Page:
By the barn June
Posted: 5th Jun 2017
Now it’s nearly mid-summer and the daylight hours are at their longest. The weather, hopefully is balmy and pleasant and our crops can start to ripen and our grass should be nearly ready for cutting and being made into silage for our winter feed.
We are keeping a close eye on our corn and ‘crop walk’ regularly, to check for pests and disease (and also to check how it is growing- whether there are any thin or bare patches- not that we can do much about it at this stage!).
Mid- field is a place that easily gets forgotten, but in large fields there may be ‘beetle-banks’- a thin and narrow strip of unsprayed and uncultivated ground, which is left for insects, beetles and spiders to thrive on.
These act as a natural form of pest control and anyone who has noticed the dew covered webs that criss-cross grass fields on damp, autumnal days, will know how far their reach can be! Rove Beetles, such as the ‘devils coach horse’, feed at night on insects and decaying plant material.
Small mammals benefit too, using the strip as a highway through, what might otherwise be dangerous, open country.
Sky lark plots are also found mid-field in large, open arable fields and they are used by the birds to forage, as, after April, winter sown crops are too dense for them to get into. The plots can be drilled as normal and then sprayed out or the drill turned off for a few yards when sowing the crop in the autumn.
Larks nest on the ground but rise high up, singing, then fall back down- beautiful to hear and see, one of the ‘summer’ sounds!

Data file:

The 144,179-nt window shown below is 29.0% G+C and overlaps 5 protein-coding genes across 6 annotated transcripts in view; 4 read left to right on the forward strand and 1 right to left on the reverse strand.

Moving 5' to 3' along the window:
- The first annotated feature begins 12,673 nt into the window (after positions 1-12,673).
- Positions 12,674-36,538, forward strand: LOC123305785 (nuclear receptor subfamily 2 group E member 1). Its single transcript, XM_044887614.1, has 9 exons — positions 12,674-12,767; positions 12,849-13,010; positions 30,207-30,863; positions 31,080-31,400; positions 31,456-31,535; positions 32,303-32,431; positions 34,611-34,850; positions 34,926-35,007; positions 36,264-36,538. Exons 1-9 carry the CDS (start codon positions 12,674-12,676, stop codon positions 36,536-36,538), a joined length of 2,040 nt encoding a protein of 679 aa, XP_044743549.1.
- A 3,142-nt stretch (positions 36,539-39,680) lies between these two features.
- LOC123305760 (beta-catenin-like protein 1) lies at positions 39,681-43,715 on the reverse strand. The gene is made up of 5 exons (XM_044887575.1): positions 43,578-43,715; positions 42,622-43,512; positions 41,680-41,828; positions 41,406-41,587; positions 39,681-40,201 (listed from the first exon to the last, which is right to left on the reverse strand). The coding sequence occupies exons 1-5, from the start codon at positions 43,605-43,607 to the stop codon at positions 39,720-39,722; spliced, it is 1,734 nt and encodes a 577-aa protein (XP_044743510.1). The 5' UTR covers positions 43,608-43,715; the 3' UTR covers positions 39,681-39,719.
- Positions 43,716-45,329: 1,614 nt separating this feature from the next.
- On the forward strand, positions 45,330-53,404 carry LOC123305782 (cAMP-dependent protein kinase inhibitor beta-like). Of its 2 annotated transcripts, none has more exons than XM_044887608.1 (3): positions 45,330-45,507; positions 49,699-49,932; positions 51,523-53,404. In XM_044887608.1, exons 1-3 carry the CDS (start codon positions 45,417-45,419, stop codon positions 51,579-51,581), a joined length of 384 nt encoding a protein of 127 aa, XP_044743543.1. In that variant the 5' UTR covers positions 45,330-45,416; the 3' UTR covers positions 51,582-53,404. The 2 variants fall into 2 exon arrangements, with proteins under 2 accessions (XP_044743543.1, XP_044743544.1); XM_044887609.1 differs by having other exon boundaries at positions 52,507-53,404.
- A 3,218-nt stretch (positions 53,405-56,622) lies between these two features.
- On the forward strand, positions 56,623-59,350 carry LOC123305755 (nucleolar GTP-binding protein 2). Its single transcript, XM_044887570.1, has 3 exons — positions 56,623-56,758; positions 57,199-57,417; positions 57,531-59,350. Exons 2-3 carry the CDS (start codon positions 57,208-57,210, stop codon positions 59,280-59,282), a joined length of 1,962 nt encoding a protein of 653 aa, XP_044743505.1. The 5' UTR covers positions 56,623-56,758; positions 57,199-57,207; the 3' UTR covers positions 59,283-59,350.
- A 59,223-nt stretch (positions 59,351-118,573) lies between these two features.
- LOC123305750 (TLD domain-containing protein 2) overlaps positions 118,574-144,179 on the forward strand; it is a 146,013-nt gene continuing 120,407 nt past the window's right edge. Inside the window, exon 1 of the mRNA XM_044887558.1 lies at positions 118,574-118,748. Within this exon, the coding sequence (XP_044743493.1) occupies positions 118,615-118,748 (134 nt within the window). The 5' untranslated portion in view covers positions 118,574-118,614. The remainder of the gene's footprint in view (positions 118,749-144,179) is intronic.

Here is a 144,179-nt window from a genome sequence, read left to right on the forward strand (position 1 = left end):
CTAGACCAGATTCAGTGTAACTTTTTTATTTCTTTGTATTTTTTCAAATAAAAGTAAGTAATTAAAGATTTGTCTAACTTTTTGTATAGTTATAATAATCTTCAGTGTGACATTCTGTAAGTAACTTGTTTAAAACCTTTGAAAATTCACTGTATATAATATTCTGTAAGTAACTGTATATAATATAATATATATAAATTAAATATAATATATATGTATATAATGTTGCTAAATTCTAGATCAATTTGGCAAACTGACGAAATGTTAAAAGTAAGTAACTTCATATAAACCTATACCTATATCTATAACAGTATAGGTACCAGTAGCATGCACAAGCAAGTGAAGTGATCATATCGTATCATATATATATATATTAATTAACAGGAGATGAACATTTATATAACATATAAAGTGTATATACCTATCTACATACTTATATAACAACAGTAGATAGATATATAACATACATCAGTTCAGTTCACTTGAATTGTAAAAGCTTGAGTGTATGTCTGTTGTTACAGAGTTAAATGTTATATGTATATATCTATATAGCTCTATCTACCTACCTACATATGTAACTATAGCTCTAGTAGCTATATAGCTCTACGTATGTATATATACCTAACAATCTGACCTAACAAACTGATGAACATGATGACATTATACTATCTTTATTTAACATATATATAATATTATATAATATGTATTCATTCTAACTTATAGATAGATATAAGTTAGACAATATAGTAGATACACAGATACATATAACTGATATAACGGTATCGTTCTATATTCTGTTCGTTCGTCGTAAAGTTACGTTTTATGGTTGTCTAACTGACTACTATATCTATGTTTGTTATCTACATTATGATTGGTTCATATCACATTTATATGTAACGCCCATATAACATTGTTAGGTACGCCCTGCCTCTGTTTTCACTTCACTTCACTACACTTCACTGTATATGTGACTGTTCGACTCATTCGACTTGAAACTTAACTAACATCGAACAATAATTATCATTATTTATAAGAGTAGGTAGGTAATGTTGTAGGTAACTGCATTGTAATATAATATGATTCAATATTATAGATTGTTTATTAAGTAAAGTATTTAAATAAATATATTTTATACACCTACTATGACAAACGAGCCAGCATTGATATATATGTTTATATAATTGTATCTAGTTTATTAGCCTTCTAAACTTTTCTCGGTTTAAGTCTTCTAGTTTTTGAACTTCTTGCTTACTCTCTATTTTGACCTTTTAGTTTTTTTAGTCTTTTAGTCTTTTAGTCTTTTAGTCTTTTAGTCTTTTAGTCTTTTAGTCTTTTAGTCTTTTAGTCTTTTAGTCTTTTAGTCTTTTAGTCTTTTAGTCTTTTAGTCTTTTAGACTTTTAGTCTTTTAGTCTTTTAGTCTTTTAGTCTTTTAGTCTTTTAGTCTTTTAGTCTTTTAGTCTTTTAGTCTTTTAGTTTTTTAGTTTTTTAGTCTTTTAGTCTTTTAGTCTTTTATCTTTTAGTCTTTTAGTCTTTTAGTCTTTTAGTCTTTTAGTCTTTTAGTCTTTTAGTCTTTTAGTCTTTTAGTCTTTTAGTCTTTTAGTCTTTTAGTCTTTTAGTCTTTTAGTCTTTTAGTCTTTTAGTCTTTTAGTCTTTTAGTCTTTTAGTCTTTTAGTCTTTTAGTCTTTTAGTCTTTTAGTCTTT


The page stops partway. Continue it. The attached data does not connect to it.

Our lambs will be growing well and be about ready for market- our business has to make a profit to survive afterall and we will visiting the livestock market to keep an eye on prices and see what sort/size of lambs are in demand.
The livestock will be taking up more of our time with regular weighing/worm treatment and we should be about at the end of calving now.
One of our cows was found to be an inconclusive reactor when we carried out our annual Btb test and has been kept inside, separate to any others while she is tested twice more to see if she goes clear. This takes up another 120 days of uncertainty!
Pip has settled into farmlife, although, as a puppy, she is lacking in sense and knows no fear at the moment.
This presents a little bit of a problem as she has to learn cattle can cause injury when chased or barked at and ewes will fight her off if she goes near their lambs, so we have to keep a very close eye on her and keep her restrained at times.
Posted by: Angela